Sunday media: Has binge-watching Netflix killed the sports writing stars?

We occasionally check out FS1’s Twitter feed to see what kind of clips they ultimately want us to see. Like this one the other day where someone named Rob Parker put together of the Top Five Sluggers of All Time list that included Yankees rookie Aaron Judge.
Whether our browser is outdated or it has some innate ability to sniff our fraudulent content, we have been getting the message across all video links: “This media could not be played.”
Thank goodness for small favors.
Recent cutbacks at FoxSports.com from the writers’ and editors’ wing has awakened writers and editors in other media outlets to respond. Like us. It’s not a trend anyone wants to see continue or be called a success — this takingvideo clips from FS1 programming and turning FoxSports.com into a low-brow YouTube channel.
It has to have repercussions.
One indication of where Fox’s online strategy is going is that even a newish website like the Chicago-based TheAthletic.com ($5.99 a month, $39.99 a year) is promoting the fact on Twitter this week that “You will never have to watch an auto-play video of @RealSkipBayless on our site. That’s reason enough to try it.”
One can watch Repetitive Tweet Syndrome about how low Bayless’ ratings are on FS1 compared to all other children’s shows. Or debate whether no one reads stories longer than 1,000 words any more.
Has binge-watching Netflix, a way to numb our mind in these crazy political times, sort of killed the sports writing stars? Don’t we need written journalism more than ever before? We just have our simplified reaction to how this is unfolding at our Sunday Media column link here.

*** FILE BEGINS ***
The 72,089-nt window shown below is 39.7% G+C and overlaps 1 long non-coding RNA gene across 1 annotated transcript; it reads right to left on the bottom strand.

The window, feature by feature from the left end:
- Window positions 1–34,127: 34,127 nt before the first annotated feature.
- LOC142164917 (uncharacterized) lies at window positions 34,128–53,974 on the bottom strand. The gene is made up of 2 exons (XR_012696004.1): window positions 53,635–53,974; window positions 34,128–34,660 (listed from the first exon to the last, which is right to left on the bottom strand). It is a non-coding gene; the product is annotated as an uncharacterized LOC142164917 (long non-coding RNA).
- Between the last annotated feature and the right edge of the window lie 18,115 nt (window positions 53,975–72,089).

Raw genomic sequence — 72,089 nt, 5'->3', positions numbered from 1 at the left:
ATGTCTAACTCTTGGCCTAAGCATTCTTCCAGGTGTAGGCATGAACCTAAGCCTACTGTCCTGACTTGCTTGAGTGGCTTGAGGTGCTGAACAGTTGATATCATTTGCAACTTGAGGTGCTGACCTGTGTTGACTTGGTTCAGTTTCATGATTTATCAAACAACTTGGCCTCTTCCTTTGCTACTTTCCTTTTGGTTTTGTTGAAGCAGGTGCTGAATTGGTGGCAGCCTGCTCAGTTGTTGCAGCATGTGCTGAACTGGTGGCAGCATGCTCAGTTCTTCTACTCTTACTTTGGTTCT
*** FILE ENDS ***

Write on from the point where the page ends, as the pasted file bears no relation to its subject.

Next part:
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Sports media notes version 06.28.17: What’s not to be crazy about?

Before getting deeper into the weekend, we have some noteworthy comments about how June will end and July will begin from a sports media angle here:

== Yes, there’s another massive cleanup in Aisle 1 at L.A.-based Fox Sports. AwfulAnnouncing.com’s Ben Koo and Andrew Bucholtz are there with a damp sponge and magnifying glass, concluding with a piece entitled: “Frustration, uncertainty, dread and layoffs: An inside look at Jamie Horowitz’s takeover of Fox Sports Digital: Fox Sports’ mass layoffs were the coup de grace of a period that saw Horowitz prioritize the promotion of television personalities and programs over digital content”
As the Koo piece includes about the revamped FoxSports.com: “Mass layoffs (some revealed Monday) were the coup de grace of a period that saw Horowitz prioritize the promotion of television programs and personalities over digital content, even enlisting veteran reporters to ghost-write or compose “as told to” content during Super Bowl week for talking heads like Colin Cowherd and Skip Bayless.”

 

== One more look at what Joe Davis pulled off last weekend in order to cover two Dodgers’ home games against Colorado at Dodger Stadium sandwiched between an Angels-Red Sox game at Fenway Park — and doing so as he went against the clock in all instances:
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Sunday media: Welcome back to the Drone Racing League, ESPN’s newest redefined sport

The Drone Racing League is a flash of colors as it launches into an ESPN episode. (Photo: ESPN/DRL)

They called it “L.A. Pocalypse.”

Converting the guts of an abused and abandoned former shopping mall in Hawthorne, with all its graffiti tagging, leaking roof and other sketchy surrounding, a quaint “Mad Max”-type TV venue was all there and more for the Drone Racing League.

It was a setting better suited for a secret fight club instead of a half-dozen freaks and geeks with goggles and customized sweat shirts with their handle names across the front, fighting it out with controllers of  souped-up prop-driven remote-control machines that zipped through old storefronts and escalators in 90 mph clips.